Adam Lowis | Poem in the Bay Breeze

San Francisco, San Francisco,

Pull of the vast compass.
Had to touch you,
Had to tread your ground.
Had to breathe in whatever air and particles of dirt lingered among the lungs of the authors of the revolution and progenitors of the revolution that will explode from the capacitor of tired apathy when it is finally BAD ENOUGH.

Had to touch you.
Had to wet my lips on your marine fog because you called with your temple iron bell through the echoes of ink-strains and rhythm streamed forth by my mystic fathers, my protectors and guardians of my realm of experience.

San Francisco, San Francisco,

Bringing my empty offering to the altar of City Lights and leaving only as hopeful that I could be counted among the hopeful who will be shelved amid your gallery of warriors.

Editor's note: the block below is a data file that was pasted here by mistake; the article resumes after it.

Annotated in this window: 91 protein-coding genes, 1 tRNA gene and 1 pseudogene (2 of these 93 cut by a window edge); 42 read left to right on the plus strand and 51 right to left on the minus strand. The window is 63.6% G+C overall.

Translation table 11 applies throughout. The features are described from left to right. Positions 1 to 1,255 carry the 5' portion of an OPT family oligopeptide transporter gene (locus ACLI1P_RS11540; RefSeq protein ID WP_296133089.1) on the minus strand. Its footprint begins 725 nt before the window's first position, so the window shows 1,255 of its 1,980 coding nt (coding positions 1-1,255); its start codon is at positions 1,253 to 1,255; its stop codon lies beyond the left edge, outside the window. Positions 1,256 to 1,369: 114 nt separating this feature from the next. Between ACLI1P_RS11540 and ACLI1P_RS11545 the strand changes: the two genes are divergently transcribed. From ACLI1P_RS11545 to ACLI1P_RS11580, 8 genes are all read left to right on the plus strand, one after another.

City lights, you beckon me like moth to flame,
Hoping for a glimpse of the perennial grandaddy survivor who harnessed the critical mass of poetry’s western Amida Pure Land big bang.

Oh San Francisco,

Whose pictures in books are crowded and dense in the multiplicity of pervasive Victorian Bay Windows.

San Francisco,

The camera does not lens you right, skirting your hills easily…
Even your Tenderloin is somewhat tender to an innocent abroad.
You have not become the choking, smoking metal hell that is L.A.

San Francisco, San Francisco,

You are as integrated as the binding wires of your streetcar grid,
and beg the question: why do others not employ your antidotes to toxicity?

San Francisco,
Do not let me leave you for long.

© 2013 Adam Lowis

The Big Windows Review 5 (Fall 2013)

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